Saigon’s Moveable Feast

It’s been raining here the last two mornings. Normally, mornings are clear and the rain comes later. But these two mornings have highlighted a Saigon phenomenon. Rain or shine, morning in Saigon has a unique feature; it’s the breakfast cart brigade. These are the portable aluminum and glass carts on wheels that set up on sidewalks all over town. There must be 10 between my apartment and my office, a mere two and a half blocks.

The parade starts about 3 or 4am when they leave their overnight storage spots. Most of the carts are pushed by the women who operate them. It looks especially dreary in the rain, but they do it wet or dry. Once they get their spot the carts remain stationary for a few hours. Some of them make morning deliveries. Some of the goods are carried on foot (like those carried by this woman), but most of the activity involves rolling stock.
I don’t know where they keep the carts when they’re not in use. It’s got to be somewhere in their very small living spaces, but it’s hard to imagine. Some are very large. Some are small. Some have fire in the hole. You see the pots hanging from a passenger’s shoulder bar on a motorbike spitting flames and sparks. Some are shiny bright, some are dented and creased from long wear. The vendors themselves often sit on the sidewalk beside the cart waiting for customers. Some sell fresh fruit. Some sell banh mi, the Vietnamese baguette sandwiches. Some sell soft drinks. Some sell pho or noodles. Some sell things that can’t be described.

This is free market capitalism at its most basic.

Everyone is in the game. They’re out early, in the dark, rolling their carts down the street. It’s cars, motorbikes, food carts, buses and bicycles. They all share the road. Then they have to set up their space. It’s very territorial. The carts are positioned on the sidewalk. It’s not easy to set up the more complicated carts. There are little plastic stools for the clientele. The cart surface has to be free for work space. There has to be enough sidewalk free of motorbikes for customers to congregate, and they can’t be so close to the street that traffic can’t get by. But, some customers stay on their motorbikes and order take away. Horns are blaring. Orders are shouted. Dishes are washed in plastic buckets and reused, but there is no running water. Vietnamese immune systems are bullet proof, but it’s a big Petri dish for Westerners.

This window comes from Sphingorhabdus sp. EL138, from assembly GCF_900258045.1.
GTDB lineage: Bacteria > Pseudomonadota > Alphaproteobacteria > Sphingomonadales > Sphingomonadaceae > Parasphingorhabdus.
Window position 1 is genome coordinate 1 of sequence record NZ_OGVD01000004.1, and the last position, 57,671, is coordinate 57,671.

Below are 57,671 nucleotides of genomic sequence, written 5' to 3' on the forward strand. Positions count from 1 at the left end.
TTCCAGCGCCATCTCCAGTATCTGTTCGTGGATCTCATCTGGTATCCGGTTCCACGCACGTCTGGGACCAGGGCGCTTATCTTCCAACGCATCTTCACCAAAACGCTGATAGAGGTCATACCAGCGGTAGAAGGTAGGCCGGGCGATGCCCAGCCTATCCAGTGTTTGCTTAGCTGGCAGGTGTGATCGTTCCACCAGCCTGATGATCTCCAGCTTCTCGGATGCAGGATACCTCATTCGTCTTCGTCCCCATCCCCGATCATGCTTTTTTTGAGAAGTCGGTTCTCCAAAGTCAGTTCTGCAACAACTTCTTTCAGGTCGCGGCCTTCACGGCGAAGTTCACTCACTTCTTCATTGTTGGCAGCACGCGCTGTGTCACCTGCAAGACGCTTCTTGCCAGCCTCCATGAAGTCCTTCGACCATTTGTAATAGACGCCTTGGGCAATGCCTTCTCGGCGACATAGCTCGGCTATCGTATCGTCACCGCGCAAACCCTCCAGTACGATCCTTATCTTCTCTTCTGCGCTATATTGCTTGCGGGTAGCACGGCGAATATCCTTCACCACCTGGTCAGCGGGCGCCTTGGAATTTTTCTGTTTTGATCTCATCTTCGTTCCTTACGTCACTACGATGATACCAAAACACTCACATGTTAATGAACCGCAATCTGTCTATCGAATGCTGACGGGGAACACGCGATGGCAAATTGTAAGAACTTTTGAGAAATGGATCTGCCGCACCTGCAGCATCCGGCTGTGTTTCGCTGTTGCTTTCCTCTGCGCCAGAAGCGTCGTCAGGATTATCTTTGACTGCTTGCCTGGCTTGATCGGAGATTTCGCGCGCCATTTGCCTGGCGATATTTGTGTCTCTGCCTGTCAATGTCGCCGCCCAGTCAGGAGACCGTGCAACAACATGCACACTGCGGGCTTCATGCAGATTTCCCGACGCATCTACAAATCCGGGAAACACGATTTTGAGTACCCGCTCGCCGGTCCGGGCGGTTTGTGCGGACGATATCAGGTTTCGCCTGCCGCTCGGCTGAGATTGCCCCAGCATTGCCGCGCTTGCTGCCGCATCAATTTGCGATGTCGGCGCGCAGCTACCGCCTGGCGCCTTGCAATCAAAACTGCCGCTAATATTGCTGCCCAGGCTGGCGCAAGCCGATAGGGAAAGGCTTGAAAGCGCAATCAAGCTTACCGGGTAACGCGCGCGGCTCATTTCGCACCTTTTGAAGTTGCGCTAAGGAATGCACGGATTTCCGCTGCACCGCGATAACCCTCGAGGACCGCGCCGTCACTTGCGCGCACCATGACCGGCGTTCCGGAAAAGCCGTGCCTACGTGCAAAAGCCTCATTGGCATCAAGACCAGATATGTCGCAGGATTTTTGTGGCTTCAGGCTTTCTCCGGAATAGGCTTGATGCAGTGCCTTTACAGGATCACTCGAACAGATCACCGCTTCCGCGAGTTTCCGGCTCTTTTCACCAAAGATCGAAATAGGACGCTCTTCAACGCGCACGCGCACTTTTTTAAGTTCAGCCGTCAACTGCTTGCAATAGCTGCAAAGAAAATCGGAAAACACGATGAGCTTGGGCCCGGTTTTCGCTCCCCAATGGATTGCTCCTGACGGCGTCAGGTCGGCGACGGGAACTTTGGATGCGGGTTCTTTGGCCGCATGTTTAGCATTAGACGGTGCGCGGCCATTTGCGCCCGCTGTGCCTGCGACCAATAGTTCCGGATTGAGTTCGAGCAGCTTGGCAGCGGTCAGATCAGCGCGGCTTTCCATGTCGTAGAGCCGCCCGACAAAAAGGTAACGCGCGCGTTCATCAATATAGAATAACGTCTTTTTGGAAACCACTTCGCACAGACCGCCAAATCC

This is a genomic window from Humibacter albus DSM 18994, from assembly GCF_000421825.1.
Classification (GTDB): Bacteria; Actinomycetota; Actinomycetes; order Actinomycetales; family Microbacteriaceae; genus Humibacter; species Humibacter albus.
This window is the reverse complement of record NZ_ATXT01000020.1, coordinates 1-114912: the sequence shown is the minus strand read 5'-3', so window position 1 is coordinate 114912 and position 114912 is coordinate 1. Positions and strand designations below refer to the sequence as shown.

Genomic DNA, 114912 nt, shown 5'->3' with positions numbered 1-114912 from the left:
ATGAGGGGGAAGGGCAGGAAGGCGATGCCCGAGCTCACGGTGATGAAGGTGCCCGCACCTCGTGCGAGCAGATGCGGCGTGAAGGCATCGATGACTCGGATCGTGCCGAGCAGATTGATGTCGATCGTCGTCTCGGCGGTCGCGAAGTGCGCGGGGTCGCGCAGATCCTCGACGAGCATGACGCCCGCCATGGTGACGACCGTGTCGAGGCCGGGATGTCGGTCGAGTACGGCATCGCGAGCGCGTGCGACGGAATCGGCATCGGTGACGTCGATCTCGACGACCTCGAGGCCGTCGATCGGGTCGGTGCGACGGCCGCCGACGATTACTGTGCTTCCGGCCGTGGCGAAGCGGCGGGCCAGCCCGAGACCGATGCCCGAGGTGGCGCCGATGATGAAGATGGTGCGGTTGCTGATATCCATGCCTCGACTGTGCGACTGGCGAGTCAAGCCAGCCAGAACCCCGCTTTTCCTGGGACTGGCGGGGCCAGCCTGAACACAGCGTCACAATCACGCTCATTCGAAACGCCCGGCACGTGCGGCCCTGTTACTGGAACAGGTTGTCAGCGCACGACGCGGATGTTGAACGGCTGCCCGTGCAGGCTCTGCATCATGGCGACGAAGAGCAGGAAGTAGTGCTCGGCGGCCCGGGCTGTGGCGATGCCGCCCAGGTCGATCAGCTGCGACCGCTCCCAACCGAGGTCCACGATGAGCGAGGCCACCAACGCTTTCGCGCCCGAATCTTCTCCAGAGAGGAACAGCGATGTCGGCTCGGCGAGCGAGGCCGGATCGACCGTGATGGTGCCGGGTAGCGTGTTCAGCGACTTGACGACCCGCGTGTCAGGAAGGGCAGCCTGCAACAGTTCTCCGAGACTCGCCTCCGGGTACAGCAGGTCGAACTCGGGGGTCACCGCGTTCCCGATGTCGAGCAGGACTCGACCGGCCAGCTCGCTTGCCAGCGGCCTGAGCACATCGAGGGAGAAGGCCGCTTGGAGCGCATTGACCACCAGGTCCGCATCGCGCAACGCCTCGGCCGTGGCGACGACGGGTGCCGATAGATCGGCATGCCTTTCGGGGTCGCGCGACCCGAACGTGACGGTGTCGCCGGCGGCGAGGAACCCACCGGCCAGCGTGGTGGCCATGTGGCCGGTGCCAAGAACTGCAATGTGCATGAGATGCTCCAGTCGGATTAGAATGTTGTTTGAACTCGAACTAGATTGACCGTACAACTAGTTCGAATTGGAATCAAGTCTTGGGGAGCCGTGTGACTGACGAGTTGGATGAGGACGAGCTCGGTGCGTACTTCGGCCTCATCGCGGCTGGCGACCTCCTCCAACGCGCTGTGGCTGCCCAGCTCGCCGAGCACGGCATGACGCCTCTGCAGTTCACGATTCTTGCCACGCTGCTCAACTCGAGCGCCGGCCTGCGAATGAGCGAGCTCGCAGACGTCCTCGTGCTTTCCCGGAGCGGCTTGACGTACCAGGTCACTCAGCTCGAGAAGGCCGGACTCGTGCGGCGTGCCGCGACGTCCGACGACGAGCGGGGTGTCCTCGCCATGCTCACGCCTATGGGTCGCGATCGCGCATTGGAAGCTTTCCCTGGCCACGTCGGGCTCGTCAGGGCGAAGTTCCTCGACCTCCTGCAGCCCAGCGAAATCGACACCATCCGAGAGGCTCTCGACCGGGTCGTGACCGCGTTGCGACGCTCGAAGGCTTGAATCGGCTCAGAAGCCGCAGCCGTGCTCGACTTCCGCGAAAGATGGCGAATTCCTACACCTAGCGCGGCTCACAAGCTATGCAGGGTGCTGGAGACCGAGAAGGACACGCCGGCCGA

From 6 – 9am the streets are teeming with people picking up take out, sitting down with friends, slurping Pho, sipping tea, drinking Caphe Sua Da the iced coffee drink with condensed milk, eating noodles or some kind of breakfast cracker. And then it’s done – about 9 everyone packs up and rolls away. I’ve never actually seen the dismantling and dispersal. It happens while I’m at work but by the time I leave for lunch all the small vendors are gone – presumably to their day jobs. That part is still a mystery to me.

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